Do you end up thinking more negative thoughts than more positive ones? Do you seem to dwell on little things that are going wrong? Did you know that thoughts of disappointment and anxiety can actually drag your mental state into a tailspin? They can create negative emotions that tend to last longer.
What is “negativity bias”?
Re-living and repeat-thinking about negative emotions such as regret, anxiety, disappointment, and sadness is actually a phenomenon known as a “negativity bias.” This bias is a result of the human brain that has developed the habit of fixating on negative thoughts and emotions. Since negativity can have a greater impact on your overall psyche than positivity, a negative mental state can powerfully influence your behavior, decision-making process, and relationships - but not necessarily for your benefit.
If you find yourself criticizing yourself mentally about past actions and feeling regrets, this can lead you into the common trap of cycling through feelings of regret, worry, guilt, and depression. When you’re feeling drawn down by negative thoughts, you are more likely to respond aggressively to external threatening stimuli and remember insults more than compliments. You may find that you tend to dwell more on the past and keep recalling unpleasant or traumatic events. You may feel guilt and shame over past mistakes even though they are long over with. If you fall into dwelling on these past circumstances, it can lead to seemingly unexplainable anger and resentment toward others. Because of this, you may nosedive into low self-esteem as a result of blinding yourself to your positive attributes.
Is it really easier to think negative thoughts?
Some researchers believe that the “negativity bias” (the tendency to think negative thoughts) may exist as an adaptive evolutionary function, meaning that rethinking past negative behaviors and regrets may have helped our distant ancestors survive. For early humans, re-examining negative events in order to avoid future unpleasant circumstances such as starvation, disease, and predators, was a matter of life and death. A dependency on these negative thoughts may have eventually passed down as humans evolved.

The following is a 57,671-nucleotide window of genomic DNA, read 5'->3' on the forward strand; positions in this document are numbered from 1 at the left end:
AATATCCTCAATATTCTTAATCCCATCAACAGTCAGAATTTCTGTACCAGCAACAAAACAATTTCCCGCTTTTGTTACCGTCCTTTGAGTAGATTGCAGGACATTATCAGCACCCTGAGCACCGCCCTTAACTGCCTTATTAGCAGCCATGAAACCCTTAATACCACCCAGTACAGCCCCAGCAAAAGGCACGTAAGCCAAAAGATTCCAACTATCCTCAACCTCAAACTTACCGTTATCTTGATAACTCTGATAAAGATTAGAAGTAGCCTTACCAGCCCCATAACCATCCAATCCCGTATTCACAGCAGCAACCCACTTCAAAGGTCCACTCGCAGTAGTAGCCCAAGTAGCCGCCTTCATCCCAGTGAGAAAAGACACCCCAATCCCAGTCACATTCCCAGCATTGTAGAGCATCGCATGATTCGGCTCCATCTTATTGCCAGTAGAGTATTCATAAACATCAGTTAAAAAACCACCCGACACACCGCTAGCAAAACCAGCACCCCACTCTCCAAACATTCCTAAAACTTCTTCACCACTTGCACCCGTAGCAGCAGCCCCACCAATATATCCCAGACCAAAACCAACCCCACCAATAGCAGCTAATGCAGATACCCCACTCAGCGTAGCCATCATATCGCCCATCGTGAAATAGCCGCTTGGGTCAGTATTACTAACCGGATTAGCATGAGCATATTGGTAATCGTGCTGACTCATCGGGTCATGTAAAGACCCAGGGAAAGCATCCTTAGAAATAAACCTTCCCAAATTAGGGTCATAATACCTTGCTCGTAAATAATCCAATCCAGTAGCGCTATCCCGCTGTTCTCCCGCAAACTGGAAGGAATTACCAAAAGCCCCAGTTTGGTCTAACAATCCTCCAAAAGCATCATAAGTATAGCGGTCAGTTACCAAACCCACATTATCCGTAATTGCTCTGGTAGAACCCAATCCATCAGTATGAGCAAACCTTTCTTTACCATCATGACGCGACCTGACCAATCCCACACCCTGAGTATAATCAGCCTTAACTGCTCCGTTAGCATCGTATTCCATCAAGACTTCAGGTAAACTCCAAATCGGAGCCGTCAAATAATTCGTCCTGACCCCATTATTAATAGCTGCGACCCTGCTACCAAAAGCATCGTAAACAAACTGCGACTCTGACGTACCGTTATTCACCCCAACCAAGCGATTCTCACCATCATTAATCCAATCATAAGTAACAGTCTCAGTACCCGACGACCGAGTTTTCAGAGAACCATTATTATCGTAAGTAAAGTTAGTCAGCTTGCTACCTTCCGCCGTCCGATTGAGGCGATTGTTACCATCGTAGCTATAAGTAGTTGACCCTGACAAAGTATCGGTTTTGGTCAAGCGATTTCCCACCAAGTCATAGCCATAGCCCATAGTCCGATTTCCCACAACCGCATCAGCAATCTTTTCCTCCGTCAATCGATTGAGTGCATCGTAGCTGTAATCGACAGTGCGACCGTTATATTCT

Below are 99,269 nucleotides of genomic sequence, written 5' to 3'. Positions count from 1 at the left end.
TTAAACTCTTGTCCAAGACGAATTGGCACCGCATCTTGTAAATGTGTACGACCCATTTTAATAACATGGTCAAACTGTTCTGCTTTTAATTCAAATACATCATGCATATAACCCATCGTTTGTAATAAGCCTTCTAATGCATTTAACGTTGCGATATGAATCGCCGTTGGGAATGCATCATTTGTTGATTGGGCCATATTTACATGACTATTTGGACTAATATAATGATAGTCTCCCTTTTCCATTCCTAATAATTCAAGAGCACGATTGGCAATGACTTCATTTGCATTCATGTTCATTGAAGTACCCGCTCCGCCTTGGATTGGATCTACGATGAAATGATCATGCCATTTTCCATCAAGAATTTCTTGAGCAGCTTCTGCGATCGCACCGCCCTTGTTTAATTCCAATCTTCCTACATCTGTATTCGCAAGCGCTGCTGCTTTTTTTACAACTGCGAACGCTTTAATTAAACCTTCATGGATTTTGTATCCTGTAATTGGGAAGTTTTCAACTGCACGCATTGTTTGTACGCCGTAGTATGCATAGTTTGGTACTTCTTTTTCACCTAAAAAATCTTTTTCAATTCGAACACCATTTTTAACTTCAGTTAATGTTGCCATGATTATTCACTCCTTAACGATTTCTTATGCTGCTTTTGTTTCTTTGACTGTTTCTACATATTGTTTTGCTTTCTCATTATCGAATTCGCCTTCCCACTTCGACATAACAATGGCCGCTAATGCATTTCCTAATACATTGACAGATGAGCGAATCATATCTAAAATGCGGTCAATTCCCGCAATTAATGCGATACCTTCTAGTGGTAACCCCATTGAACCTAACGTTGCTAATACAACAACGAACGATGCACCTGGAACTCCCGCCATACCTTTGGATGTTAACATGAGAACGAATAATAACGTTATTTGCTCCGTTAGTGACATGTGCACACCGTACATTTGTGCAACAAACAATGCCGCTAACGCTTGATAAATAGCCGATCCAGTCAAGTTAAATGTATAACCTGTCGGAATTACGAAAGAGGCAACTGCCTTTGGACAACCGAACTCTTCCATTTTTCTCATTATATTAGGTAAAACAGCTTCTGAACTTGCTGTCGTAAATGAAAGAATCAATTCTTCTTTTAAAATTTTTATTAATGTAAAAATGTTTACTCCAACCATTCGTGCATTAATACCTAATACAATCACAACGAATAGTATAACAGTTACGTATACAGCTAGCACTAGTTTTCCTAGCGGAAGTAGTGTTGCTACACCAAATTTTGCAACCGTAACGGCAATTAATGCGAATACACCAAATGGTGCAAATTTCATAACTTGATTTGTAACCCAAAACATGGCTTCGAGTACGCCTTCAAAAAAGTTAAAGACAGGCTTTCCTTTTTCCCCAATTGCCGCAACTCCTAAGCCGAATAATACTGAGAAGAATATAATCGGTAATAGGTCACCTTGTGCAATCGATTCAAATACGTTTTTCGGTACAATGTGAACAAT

However, this “negative bias” can be useful in some respects. For instance, if you have ever burned yourself on a hot stove as a child, you’re unlikely to repeat that behavior. On the other hand, when your brain has developed a habit of continually thinking of the negative aspects of life, it can begin to interfere with the joy and pleasantness of living your daily life. Once you become aware of your negative thought tendencies, you will be able to take steps toward a more positive mindset.
How can you overcome a “negativity bias”?
You can take stock of your emotions and mental state through practicing mindful meditation, journaling, or having therapeutic discussions with a trusted person who you can use as a sounding board to help you get a better understanding of your emotional experiences. Make a conscious effort to be aware of your negative self-talk and then actively replace it with positive self-talk. In fact, you may find this even helps improve your self-esteem.
When negative thoughts start to creep in, focus on the things in your life that you can be grateful for. Practice daily gratitude, even for the simplest things such as the aroma of a rose or the smile of a passerby, which can help you improve your mindset. As you actively avoid being negative about yourself, also avoid spreading negative thoughts to others. It can be helpful to talk out your problems, but try not to place blame for your negativity on those around you. Very importantly, don’t take your anger out on those around you.
The Bottom Line
Negative thoughts can deteriorate many different aspects of your life and make your day-to-day life feel gloomy. Instead, make a conscious effort to focus on the good things in your life. Work to always maintain a positive attitude which can help improve your mental state. You may find that you even become and overall better person. Ok, that’s a good deal!